How “Jaws” Changed Me Forever


Years ago (when I was young), I snorkeled around the various points of the Rhode Island shoreline, mostly off Jamestown at Fort Wetherill, an old wartime defense station. I’d get my gear of face mask, snorkel, flippers, and then head into the waters, with friends. 

But that all changed with “Jaws.”

You see, I’d be in the water following that (and it’s never the crystal blue waters of the Caribbean, but a green murky shade that hides what might be a mere ten feet away), then I’d hear it in my head:  “Dum…dum…dum…dum…dum…” that repetitive refrain from the movie, just before the horror struck.

So, I’d be hunting for the little fish in the fissures of rock formations along our coast, and I could never give that my undivided attention as I had, pre-“Jaws.”  Now, I was continually swiveling my head to see if I could see into the murky waters……… before the Evil Thing struck.

Yup…I could hear the drumbeat and see (in my mind’s eye) the familiar pooling of the crimson  in the water that told us “Jaws” found his mark. I didn’t care that the fish in the film (“fish” seems oddly-inappropriate for that monster) was mechanical, made out of man-made parts.

I just knew “he” was circling out there somewhere, hoping to happen upon an unsuspecting swimmer or diver preoccupied with something else (like searching for fish in fissures.)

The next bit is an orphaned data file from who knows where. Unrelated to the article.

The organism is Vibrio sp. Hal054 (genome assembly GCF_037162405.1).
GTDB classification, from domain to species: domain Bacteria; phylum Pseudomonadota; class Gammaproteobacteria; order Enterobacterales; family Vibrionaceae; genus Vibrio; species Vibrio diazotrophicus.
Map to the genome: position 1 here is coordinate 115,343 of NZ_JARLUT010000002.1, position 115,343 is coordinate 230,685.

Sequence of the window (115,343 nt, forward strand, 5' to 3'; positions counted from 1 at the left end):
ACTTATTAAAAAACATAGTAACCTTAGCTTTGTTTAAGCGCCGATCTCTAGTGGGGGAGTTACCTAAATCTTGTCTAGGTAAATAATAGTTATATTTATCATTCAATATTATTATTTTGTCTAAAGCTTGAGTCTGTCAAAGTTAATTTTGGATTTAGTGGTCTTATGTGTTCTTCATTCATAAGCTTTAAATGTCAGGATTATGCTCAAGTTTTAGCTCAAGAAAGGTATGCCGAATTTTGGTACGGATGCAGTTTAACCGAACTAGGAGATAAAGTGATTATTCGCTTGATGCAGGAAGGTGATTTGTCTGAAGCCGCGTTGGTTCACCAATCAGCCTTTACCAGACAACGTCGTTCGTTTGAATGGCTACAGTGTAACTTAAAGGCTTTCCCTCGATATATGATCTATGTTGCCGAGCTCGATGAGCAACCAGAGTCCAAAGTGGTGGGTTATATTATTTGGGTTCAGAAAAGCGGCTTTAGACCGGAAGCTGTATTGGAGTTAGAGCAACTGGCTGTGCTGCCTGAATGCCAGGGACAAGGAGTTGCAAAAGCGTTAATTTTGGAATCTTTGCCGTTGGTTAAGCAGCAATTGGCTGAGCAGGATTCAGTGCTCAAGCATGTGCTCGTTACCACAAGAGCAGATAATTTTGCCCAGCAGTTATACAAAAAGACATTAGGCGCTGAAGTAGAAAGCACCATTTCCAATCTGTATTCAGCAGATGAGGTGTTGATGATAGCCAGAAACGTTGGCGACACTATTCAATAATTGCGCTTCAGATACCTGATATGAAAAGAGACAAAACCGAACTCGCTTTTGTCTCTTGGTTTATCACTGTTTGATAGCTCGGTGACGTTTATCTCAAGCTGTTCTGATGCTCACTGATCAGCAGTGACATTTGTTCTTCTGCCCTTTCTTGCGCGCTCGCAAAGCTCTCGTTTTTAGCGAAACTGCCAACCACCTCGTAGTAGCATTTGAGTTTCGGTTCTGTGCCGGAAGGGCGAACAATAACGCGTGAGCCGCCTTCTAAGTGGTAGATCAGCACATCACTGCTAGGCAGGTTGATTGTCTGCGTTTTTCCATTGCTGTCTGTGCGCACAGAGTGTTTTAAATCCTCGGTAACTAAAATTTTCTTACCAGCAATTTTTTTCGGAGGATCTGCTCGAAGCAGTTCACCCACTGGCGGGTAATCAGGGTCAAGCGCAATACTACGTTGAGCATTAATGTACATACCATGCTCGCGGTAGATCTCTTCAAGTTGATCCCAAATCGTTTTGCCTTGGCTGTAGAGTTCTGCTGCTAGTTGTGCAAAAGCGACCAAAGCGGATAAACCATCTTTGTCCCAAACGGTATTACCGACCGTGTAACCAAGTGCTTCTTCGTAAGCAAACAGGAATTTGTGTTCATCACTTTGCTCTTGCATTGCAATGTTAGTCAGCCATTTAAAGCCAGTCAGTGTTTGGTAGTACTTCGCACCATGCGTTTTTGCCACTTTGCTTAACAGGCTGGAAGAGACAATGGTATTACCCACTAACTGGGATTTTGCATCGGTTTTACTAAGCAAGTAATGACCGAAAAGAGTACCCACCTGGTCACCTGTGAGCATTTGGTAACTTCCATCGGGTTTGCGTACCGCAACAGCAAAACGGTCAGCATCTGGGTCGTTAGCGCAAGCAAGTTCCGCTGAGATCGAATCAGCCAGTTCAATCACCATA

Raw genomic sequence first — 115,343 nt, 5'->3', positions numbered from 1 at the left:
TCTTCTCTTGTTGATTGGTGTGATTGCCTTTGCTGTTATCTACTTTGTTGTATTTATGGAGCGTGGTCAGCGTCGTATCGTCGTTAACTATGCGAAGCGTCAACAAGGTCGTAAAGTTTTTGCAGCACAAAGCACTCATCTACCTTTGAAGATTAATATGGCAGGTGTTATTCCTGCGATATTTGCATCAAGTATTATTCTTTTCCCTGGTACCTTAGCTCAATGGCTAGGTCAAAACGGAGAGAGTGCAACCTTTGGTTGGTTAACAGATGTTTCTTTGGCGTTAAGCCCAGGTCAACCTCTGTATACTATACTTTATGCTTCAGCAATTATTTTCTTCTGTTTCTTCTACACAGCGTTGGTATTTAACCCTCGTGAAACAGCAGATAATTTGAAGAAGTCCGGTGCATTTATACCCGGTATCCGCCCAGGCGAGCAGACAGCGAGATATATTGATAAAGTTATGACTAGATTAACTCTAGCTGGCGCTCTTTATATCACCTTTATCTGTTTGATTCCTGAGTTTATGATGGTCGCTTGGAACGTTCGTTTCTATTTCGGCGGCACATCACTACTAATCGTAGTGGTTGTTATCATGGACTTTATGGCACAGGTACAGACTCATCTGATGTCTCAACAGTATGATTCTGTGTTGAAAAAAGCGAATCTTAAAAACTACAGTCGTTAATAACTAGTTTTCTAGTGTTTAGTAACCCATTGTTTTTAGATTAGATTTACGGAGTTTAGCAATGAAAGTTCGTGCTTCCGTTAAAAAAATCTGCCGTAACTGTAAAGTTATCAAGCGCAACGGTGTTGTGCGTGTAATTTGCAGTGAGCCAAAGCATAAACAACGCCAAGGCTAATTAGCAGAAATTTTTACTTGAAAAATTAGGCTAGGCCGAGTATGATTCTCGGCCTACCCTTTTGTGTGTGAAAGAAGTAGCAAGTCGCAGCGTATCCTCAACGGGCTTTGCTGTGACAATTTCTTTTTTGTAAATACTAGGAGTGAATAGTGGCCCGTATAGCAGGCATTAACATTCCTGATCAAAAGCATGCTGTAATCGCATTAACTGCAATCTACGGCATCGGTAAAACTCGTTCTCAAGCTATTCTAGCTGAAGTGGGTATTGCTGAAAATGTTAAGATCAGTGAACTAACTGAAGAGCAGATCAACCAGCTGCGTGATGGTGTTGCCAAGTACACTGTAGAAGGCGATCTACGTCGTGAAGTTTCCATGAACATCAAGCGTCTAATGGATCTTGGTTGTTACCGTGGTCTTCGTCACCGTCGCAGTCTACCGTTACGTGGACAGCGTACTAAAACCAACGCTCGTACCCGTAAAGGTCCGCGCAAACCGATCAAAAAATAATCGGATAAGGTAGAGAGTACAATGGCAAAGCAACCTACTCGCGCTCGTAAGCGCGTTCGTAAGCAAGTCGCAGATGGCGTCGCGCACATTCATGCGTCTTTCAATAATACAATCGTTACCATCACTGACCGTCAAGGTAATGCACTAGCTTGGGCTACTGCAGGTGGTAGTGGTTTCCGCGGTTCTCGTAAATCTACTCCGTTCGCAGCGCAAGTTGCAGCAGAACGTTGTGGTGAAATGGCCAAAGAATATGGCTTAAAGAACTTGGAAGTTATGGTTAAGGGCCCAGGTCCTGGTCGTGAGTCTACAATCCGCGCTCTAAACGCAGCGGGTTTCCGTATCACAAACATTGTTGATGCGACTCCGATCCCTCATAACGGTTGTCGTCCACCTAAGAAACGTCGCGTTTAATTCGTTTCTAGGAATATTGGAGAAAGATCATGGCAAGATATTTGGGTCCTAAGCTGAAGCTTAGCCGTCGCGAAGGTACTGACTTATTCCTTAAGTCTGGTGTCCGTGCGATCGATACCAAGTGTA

“Jaws” changed me forever….and not in a good way.  I could no longer frolic in the surf or ride the waves in…I could no longer paddle a kayak in the harbor without looking over to see if something tracked me from below.

Oh. I know all the stats—the ones that say shark attacks (especially by Great Whites like the “Jaws” fish) on humans never happen in our New England region. Cape Cod was the fictional setting for that movie.

But then this summer happened and all my fears came rushing back in—just like high tide.

More terrifying, this 12-foot, dead, adolescent male Great White just washed ashore on a nearby beach.  Why is that all the more terrifying for us here in New England? As I said, you can’t see predators in waters here that lack Caribbean clarity.

You’ll probably only know you’ve been bitten once he sinks his teeth into you.

Why are these terrifying creatures here in record numbers?  They say it’s due to the herds of seal coming up to our shores, in unprecedented numbers.  Seals are their favorite diet. 

But that’s little comfort to us….especially those who don black wetsuits.

Nope, “Jaws” changed me forever…and not in a good way. Sort of the same way “The Exorcist” did (but I’ll get to that on another occasion.) You see, I’m most impressionable, and I guess I’m not alone, there, for authorities have closed all those Cape beaches on what’s usually the busiest weekend of the summer—Labor Day Weekend.

I guess they saw the movie, too.

About admin

A lifetime teacher and realtor who's now a published writer, Colleen Kelly Mellor is a humorist first, ever aware of the thread that connects us all. Her works have appeared in the WSJ, Providence Journal, and CNN and NY Times-acclaimed medical blog,, to name a few. All material on this blog is exclusive property of the author and cannot be reproduced without this author's express written consent.
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